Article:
Follicular lymphoma is staged using the Ann Arbor staging system, which is typically used to stage all types of lymphomas. This system classifies the disease into four stages based on the extent and location of the tumor:
- Stage I: The cancer is located in a single lymph node region or a single non-lymph node site.
- Stage II: The cancer is located in two or more lymph node regions on the same side of the diaphragm, or the cancer has extended from a single lymph node region into a nearby organ.
- Stage III: The cancer is located in lymph node regions on both sides of the diaphragm.
- Stage IV: The cancer has spread widely into multiple tissues or organs.
Each stage can also be classified as "A" or "B". "A" means the patient does not have symptoms such as fever, weight loss, or night sweats. "B" means the patient has one or more of these symptoms.
Understanding the Classification of Follicular Lymphoma
Follicular lymphoma is classified based on the grade of the tumor, which is determined by the number of centroblasts (large cells) seen under a microscope in the tumor's follicles. The World Health Organization (WHO) classification system is commonly used:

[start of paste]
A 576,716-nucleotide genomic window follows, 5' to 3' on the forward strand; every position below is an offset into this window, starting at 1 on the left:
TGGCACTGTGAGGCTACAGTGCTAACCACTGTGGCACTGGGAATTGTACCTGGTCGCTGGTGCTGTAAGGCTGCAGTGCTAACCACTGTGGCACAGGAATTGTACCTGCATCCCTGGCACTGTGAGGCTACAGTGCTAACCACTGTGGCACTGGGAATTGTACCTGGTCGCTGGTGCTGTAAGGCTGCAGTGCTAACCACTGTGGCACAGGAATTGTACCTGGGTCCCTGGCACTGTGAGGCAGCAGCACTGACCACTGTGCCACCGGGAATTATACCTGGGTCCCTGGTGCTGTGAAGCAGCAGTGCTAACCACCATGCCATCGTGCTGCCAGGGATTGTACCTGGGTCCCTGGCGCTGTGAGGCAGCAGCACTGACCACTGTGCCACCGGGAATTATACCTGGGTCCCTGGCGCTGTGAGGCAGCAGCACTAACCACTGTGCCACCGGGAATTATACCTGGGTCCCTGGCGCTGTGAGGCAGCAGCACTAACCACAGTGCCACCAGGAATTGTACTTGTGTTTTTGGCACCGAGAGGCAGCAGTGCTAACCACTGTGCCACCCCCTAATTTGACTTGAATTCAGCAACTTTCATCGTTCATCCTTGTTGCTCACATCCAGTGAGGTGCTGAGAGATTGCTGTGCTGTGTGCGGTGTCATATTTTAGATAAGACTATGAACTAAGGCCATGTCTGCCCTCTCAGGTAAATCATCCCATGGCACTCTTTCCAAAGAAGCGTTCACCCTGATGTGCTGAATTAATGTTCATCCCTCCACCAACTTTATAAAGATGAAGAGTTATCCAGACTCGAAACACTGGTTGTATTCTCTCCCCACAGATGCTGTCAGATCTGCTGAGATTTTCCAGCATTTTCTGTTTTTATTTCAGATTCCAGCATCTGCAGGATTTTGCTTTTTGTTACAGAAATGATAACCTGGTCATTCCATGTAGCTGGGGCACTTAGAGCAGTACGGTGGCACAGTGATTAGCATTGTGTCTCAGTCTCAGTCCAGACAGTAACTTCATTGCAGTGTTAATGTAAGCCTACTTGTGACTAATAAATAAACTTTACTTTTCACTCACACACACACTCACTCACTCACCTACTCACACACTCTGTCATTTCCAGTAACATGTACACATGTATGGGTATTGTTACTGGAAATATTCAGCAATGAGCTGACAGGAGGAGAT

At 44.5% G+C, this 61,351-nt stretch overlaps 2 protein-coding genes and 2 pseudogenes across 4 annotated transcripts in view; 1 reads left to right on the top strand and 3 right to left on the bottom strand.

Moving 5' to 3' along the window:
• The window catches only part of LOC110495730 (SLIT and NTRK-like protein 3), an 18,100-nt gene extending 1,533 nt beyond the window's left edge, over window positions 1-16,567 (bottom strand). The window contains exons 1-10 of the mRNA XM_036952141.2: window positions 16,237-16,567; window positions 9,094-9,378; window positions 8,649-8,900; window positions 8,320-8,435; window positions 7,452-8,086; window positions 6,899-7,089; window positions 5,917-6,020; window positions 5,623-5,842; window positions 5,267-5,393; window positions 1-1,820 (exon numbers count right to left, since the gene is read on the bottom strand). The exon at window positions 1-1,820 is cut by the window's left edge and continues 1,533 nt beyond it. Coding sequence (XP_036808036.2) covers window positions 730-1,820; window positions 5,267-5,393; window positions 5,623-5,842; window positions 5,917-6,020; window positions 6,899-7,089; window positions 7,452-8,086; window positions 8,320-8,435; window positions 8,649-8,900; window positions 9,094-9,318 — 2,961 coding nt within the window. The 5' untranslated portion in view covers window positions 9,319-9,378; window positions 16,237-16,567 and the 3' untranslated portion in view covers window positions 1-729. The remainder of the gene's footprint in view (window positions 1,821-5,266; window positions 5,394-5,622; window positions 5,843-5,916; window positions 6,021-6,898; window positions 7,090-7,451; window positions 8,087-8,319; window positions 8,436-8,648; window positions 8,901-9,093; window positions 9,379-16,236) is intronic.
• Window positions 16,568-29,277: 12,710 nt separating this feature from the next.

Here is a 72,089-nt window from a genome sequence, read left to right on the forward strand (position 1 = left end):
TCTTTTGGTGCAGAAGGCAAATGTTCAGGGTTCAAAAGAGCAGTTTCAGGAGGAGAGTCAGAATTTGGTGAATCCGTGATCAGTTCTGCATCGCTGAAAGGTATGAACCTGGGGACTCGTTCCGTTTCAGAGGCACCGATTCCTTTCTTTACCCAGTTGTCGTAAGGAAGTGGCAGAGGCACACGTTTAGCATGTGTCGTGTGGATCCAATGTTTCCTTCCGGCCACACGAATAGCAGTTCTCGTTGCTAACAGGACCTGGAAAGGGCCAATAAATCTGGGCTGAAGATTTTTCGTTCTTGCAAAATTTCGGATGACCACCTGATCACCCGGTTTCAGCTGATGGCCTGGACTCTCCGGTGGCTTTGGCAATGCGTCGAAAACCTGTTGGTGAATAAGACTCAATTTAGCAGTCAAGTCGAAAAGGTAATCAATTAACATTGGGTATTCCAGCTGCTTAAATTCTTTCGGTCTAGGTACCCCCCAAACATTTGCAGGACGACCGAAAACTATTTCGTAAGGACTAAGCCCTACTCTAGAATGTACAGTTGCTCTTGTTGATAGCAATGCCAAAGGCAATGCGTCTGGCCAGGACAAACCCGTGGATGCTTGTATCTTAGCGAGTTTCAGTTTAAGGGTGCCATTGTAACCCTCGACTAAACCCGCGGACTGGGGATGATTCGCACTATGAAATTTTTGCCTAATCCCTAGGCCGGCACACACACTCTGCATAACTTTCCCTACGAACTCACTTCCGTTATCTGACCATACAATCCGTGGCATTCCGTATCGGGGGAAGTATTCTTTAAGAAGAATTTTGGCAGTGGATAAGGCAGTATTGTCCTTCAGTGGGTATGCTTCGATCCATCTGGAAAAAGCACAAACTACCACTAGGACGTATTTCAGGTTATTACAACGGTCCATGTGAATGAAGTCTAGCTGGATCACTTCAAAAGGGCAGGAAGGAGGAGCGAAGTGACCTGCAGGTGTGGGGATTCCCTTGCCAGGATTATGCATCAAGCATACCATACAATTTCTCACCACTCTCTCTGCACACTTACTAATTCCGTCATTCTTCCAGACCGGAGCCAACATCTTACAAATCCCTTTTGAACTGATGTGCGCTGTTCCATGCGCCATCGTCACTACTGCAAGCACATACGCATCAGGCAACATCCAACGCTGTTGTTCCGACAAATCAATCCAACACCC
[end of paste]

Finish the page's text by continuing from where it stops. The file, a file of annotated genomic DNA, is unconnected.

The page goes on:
- Grade 1: Fewer than 5 centroblasts per high power field (HPF).
- Grade 2: 6 to 15 centroblasts per HPF.
- Grade 3: More than 15 centroblasts per HPF. This grade is further divided into 3a (centrocytes are still present) and 3b (almost all cells are centroblasts).
It's important to note that the grade of follicular lymphoma doesn't always predict a patient's prognosis. Other factors, such as the patient's age, overall health, and specific genetic changes in the cancer cells, also play a role.
What are the Phases of Follicular Lymphoma?
The phases of follicular lymphoma are often referred to as "indolent" and "aggressive". Indolent follicular lymphoma grows slowly and may not require treatment for a long time. Aggressive follicular lymphoma grows more quickly and usually requires immediate treatment. The transition from indolent to aggressive phase is known as "transformation". This occurs in about 20-30% of patients and is often associated with a poorer prognosis.